Why saving on heating bills isn't a good idea!
Indian American Ashwath Nityanandan recollects a particularly cold winter that cost him a job interview.
My son speaks English with a gravelly western New York accent. My daughter has a light mid-Atlantic lilt. I tell them that they would both share the same Bay Area dialect today if my answering machine had not frozen up one New Year’s Eve many moons ago.
The answer-phone was a cutting-edge piece of Radio Shack technology with two cassette tapes, several delicate knobs and buttons and temperature-sensitive moving parts. In an age before mass e-mail and wireless telephony, it was my employment lifeline during a snowy December in Rochester.
Though we had little money in the bank, my wife and I were kid-free and mobile. We had already bought tickets to San Francisco for the holidays before my career hit the deck. So we decided to go freeload off my friend Pannir in Berkeley anyway.
I justified this New Year’s junket as a job-hunting investment by adopting another friend’s address and phone number in Silicon Valley as my own. Prospective employers would, I hoped, jump at the chance of interviewing a good engineer who appeared to be just down the road at Velu’s address, rather than an expensive airfare across the continent.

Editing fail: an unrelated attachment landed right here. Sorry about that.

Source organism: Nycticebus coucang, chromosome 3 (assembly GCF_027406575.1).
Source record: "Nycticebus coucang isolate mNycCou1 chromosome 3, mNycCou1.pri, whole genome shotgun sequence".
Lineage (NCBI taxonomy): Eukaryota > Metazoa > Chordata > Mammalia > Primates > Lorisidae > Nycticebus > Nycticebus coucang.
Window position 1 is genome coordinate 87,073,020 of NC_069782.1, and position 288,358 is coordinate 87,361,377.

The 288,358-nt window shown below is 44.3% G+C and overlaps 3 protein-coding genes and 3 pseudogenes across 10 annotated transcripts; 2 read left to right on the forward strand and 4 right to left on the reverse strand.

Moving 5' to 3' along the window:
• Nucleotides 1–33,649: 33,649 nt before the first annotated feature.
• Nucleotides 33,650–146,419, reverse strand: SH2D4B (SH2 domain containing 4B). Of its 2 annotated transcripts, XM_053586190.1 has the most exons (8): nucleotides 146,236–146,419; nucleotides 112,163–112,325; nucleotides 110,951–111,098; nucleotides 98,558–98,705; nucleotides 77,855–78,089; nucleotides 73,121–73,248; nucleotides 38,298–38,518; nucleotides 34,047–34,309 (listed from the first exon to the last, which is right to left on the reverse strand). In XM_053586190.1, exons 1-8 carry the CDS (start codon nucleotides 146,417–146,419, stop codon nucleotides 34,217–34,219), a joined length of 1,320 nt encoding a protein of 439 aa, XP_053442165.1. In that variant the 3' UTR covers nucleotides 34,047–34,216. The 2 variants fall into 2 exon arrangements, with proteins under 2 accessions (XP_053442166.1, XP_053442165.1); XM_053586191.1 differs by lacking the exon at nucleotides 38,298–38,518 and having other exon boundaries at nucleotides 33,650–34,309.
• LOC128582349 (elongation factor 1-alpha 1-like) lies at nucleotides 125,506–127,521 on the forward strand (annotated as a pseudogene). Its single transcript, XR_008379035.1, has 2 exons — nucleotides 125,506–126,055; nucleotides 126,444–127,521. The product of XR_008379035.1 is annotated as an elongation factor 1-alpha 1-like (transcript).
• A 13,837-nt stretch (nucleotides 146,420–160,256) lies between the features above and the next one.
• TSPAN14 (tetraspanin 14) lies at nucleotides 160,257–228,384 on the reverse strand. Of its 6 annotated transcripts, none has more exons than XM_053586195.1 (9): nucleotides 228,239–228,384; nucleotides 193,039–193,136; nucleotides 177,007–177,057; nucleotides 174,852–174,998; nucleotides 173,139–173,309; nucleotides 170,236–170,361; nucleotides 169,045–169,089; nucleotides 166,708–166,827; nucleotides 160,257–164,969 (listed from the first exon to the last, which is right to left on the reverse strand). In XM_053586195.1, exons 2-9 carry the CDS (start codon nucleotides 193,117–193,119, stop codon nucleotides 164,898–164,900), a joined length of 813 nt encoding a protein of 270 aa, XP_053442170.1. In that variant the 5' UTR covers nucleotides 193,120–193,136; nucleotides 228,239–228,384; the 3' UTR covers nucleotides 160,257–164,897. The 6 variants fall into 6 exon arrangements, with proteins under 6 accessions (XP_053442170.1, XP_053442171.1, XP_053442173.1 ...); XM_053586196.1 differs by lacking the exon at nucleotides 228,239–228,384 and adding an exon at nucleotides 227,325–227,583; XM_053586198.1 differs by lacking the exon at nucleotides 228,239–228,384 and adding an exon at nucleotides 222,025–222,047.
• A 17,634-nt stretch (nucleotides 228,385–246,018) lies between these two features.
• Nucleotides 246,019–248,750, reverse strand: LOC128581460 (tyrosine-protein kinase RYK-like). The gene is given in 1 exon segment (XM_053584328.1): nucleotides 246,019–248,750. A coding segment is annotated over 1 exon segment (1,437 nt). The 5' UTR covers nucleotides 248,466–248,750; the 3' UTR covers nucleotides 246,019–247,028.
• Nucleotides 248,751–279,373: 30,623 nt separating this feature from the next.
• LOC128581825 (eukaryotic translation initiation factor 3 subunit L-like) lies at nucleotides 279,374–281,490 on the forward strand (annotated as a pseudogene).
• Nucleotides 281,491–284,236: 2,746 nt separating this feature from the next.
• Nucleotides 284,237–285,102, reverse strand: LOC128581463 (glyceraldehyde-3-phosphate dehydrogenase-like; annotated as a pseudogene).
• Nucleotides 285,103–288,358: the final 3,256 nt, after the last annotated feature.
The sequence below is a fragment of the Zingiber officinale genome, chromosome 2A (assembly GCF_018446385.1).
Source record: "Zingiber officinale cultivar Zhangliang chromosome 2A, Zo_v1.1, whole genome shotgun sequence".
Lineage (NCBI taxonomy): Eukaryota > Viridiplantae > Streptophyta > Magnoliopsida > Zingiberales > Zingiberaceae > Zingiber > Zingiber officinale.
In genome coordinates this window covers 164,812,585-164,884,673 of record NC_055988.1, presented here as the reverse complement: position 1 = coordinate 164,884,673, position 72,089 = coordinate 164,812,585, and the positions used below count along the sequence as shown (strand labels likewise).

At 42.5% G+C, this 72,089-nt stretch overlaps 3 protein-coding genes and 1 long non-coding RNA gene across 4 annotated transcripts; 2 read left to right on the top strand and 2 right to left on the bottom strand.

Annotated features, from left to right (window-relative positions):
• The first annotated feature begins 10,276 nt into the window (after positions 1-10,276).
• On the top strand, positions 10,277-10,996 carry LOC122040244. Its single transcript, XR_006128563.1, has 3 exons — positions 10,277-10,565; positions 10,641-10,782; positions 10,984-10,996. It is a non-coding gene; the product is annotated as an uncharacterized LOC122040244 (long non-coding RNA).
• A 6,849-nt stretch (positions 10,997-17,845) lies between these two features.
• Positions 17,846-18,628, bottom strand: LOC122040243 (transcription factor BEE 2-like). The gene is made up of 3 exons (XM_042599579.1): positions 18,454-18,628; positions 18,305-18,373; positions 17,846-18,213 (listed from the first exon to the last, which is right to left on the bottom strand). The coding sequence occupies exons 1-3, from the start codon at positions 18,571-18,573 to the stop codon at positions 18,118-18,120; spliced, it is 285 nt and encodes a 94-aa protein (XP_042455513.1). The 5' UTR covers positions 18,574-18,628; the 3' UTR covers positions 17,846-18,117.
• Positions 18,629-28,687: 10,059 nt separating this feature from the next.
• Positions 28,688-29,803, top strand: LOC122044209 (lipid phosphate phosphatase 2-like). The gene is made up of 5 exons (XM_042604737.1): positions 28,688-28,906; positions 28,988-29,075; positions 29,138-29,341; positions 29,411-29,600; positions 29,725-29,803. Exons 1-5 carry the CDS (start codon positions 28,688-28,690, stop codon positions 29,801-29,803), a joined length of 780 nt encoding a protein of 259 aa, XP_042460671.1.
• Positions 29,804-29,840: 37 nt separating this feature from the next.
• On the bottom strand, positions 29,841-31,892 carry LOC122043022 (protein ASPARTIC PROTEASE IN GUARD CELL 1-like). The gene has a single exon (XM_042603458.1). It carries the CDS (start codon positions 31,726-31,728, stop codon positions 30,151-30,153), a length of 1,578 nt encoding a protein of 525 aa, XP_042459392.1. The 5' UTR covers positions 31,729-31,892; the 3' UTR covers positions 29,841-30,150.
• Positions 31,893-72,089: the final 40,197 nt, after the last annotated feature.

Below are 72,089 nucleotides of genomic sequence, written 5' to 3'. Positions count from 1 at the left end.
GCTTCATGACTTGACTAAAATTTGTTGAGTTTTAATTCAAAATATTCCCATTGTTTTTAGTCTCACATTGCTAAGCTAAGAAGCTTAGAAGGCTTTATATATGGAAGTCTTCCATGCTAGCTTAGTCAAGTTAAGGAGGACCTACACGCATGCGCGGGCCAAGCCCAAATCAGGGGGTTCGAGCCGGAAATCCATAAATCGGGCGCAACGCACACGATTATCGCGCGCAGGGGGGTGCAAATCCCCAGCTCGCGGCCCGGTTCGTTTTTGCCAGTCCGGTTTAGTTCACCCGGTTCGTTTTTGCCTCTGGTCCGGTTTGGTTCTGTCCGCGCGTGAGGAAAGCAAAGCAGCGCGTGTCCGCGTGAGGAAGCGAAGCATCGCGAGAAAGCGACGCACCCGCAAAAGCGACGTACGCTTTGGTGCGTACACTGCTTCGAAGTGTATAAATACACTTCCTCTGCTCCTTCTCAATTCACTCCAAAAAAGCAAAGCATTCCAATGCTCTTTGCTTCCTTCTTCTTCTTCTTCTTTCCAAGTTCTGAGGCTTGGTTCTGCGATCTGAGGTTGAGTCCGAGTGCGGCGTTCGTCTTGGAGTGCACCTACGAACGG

The only catch was that Velu himself was going the opposite way to watch the ball go up in Times Square. He promised to check his own answering machine regularly and relay the messages to my answering machine in Rochester, which I would in turn check remotely from the west coast. In theory, I would then pounce on the killer local interviews that I was sure were awaiting me everywhere around the Golden Gate.
This byzantine scheme faded after a week in California. Bored of idling in Pannir’s pad, we arm-wrestled him to sneak his borrowed 1977 Chevy station wagon away for a lazy drive past redwood forests and up to Yosemite. His roommate Zhing came with us. Zhing said little, but he was fond of driving and we let him drive all he wanted. Lacking the nerve to camp in the frost of high altitudes, we spent a comfortable night in a heated cabin. Then we circled back down to do some sightseeing north of the bay.
Every few hours, every day, my fist-sized answering machine remote control screeched into a pay phone somewhere as I checked my messages in Rochester. Nothing but silence greeted me.
By the time New Year’s Eve had arrived, I had given up any pretense of job hunting and was ready for some real action. My wife had taken over the driving from Zhing at the end of our cruise. As we entered San Fran, she took a deep breath and ended the year on a crazy bet. She launched the giant car at rocket speed down the 120 degree zigzag incline of Lombard Street. Weak with laughter, we checked the wheel rims down on the waterfront and wondered where we should find ourselves at midnight.
We soon discovered where Zhing would be. When we got home to Berkeley we found seventeen platters of dough skins scattered about the apartment, along with huge pots of raw cabbage, pork and ginger. Zhing had rounded up a group of his friends to make potstickers, apparently a Chinese New Year tradition. We wished them well and went out on the town.